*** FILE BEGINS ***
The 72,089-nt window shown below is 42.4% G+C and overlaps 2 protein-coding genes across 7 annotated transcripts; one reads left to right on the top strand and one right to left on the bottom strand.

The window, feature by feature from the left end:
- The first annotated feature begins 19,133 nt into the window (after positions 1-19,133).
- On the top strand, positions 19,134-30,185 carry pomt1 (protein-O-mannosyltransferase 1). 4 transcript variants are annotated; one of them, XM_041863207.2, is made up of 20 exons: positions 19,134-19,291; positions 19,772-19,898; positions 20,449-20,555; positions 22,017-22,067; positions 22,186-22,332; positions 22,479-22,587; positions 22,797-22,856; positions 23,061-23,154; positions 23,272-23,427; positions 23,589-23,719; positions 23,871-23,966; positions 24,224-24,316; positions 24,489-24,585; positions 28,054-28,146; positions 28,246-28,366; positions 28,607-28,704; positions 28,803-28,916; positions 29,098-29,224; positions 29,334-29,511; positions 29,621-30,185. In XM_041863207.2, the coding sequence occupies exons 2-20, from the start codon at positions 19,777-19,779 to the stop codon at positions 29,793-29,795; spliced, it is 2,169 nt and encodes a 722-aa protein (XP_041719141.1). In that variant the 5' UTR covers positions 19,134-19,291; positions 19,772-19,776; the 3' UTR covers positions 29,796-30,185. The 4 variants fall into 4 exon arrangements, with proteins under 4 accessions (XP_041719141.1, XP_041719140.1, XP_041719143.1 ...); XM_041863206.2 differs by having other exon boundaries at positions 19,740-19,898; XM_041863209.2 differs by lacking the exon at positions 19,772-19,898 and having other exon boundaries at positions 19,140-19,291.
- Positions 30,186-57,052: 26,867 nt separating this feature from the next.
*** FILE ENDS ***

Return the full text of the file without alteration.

The 72,089-nt window shown below is 42.4% G+C and overlaps 2 protein-coding genes across 7 annotated transcripts; one reads left to right on the top strand and one right to left on the bottom strand.

The window, feature by feature from the left end:
- The first annotated feature begins 19,133 nt into the window (after positions 1-19,133).
- On the top strand, positions 19,134-30,185 carry pomt1 (protein-O-mannosyltransferase 1). 4 transcript variants are annotated; one of them, XM_041863207.2, is made up of 20 exons: positions 19,134-19,291; positions 19,772-19,898; positions 20,449-20,555; positions 22,017-22,067; positions 22,186-22,332; positions 22,479-22,587; positions 22,797-22,856; positions 23,061-23,154; positions 23,272-23,427; positions 23,589-23,719; positions 23,871-23,966; positions 24,224-24,316; positions 24,489-24,585; positions 28,054-28,146; positions 28,246-28,366; positions 28,607-28,704; positions 28,803-28,916; positions 29,098-29,224; positions 29,334-29,511; positions 29,621-30,185. In XM_041863207.2, the coding sequence occupies exons 2-20, from the start codon at positions 19,777-19,779 to the stop codon at positions 29,793-29,795; spliced, it is 2,169 nt and encodes a 722-aa protein (XP_041719141.1). In that variant the 5' UTR covers positions 19,134-19,291; positions 19,772-19,776; the 3' UTR covers positions 29,796-30,185. The 4 variants fall into 4 exon arrangements, with proteins under 4 accessions (XP_041719141.1, XP_041719140.1, XP_041719143.1 ...); XM_041863206.2 differs by having other exon boundaries at positions 19,740-19,898; XM_041863209.2 differs by lacking the exon at positions 19,772-19,898 and having other exon boundaries at positions 19,140-19,291.
- Positions 30,186-57,052: 26,867 nt separating this feature from the next.